Stars other than our sun are so far distant that astronomers refer to their distances not in terms of kilometers or miles – but in light-years.
Light is the fastest-moving stuff in the universe. It travels at an incredible 300,000 kilometers (186,000 miles) per second. That’s very fast. If you could travel at the speed of light, you would be able to circle the Earth’s equator about 7.5 times in just one second!
A light-second is the distance light travels in one second, or 7.5 times the distance around Earth’s equator. A light-year is the distance light travels in one year. How far is that? Multiply the number of seconds in one year by the number of kilometers (or miles) that light travels in one second, and there you have it: one light-year. It’s about 9.5 trillion kilometers (5.88 trillion miles).
Few of us can comprehend such a humongous number. Is there any way for us mere mortals to really understand how far a light-year is?
As a matter of fact, there is. The 20th century astronomer Robert Burnham Jr. – author of Burnham’s Celestial Handbook – devised an ingenious way to portray the distance of one light-year. He did this by relating the light-year to the astronomical unit – the Earth-sun distance.
One astronomical unit equals about 150 million kilometers (93 million miles). Another way of looking at it: the astronomical unit is a bit more than 8 light-minutes in distance.
Quite by coincidence, the number of astronomical units in one light-year and the number of inches in one mile are virtually the same. For general reference, there are 63,000 astronomical units in one light-year, and 63,000 inches in one mile. This wonderful coincidence enables us to bring the light-year down to Earth. If we scale the astronomical unit – the Earth-sun distance – at one inch, then the light-year on this scale represents one mile.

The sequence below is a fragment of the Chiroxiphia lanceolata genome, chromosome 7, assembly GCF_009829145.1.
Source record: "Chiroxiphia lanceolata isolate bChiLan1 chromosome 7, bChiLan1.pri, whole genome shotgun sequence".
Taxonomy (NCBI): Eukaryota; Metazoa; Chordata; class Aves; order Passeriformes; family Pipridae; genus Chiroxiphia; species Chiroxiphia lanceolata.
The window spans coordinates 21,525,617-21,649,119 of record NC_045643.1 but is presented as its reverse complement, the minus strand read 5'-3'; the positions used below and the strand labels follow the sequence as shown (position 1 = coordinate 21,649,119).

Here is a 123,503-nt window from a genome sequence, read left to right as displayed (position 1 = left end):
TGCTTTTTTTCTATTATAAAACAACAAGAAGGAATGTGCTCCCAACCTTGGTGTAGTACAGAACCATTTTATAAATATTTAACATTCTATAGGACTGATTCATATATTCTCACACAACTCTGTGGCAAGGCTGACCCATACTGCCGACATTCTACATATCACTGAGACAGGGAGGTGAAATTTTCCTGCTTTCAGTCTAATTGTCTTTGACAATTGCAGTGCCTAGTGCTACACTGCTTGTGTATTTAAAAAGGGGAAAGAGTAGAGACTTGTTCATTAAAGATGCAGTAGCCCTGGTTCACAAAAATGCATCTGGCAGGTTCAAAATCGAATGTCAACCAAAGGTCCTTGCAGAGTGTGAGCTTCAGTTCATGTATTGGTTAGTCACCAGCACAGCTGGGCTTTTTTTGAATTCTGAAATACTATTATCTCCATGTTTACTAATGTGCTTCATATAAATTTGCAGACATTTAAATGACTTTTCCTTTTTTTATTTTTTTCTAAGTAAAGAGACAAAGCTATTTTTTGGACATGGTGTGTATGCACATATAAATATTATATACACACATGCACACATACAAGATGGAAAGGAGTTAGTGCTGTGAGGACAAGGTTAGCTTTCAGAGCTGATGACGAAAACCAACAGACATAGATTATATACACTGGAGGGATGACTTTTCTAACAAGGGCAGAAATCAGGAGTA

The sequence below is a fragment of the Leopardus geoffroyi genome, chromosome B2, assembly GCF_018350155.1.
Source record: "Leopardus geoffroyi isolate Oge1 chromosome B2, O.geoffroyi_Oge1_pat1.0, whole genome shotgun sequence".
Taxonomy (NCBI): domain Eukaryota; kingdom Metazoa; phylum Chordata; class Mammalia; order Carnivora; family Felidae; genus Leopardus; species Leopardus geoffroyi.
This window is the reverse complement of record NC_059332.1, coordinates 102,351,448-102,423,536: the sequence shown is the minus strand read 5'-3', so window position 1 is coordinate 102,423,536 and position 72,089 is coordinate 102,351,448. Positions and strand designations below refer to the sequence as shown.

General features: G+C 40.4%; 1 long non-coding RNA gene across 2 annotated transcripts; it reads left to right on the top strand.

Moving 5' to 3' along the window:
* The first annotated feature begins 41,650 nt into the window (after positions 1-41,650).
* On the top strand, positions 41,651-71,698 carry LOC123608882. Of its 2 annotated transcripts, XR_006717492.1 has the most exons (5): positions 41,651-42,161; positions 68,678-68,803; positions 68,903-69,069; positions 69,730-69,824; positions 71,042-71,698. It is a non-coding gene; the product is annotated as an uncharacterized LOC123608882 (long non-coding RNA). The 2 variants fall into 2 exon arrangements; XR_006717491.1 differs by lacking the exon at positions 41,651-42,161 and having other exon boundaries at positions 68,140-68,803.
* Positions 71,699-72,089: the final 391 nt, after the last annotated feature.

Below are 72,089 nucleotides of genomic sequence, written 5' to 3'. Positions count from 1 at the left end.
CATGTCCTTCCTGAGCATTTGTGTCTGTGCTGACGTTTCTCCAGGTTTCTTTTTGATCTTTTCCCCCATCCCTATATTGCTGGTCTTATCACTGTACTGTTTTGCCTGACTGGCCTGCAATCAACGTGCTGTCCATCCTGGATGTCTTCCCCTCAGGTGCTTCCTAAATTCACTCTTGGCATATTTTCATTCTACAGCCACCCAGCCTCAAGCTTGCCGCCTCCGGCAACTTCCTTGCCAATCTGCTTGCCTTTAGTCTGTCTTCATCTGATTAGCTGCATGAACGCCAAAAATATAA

The closest star to Earth, other than the sun, is Alpha Centauri at some 4.4 light-years away. Scaling the Earth-sun distance at one inch places this star at 4.4 miles (7 kilometers) distant.
Scaling the astronomical unit at one inch, here are distances to various stars, star clusters and galaxies:
Alpha Centauri: 4 miles
Sirius: 9 miles
Vega: 25 miles
Fomalhaut: 25 miles
Arcturus: 37 miles
Antares: 600 miles
Pleiades open star cluster: 440 miles
Hercules globular star cluster (M13): 24,000 miles
Center of Milky Way galaxy: 27,000 miles
Great Andromeda galaxy (M31): 2,300,000 miles
Whirlpool galaxy (M51): 37,000,000 miles
Sombrero galaxy (M104): 65,000,000 miles
Bruce McClure has served as lead writer for EarthSky's popular Tonight pages since 2004. He's a sundial aficionado, whose love for the heavens has taken him to Lake Titicaca in Bolivia and sailing in the North Atlantic, where he earned his celestial navigation certificate through the School of Ocean Sailing and Navigation. He also writes and hosts public astronomy programs and planetarium programs in and around his home in upstate New York.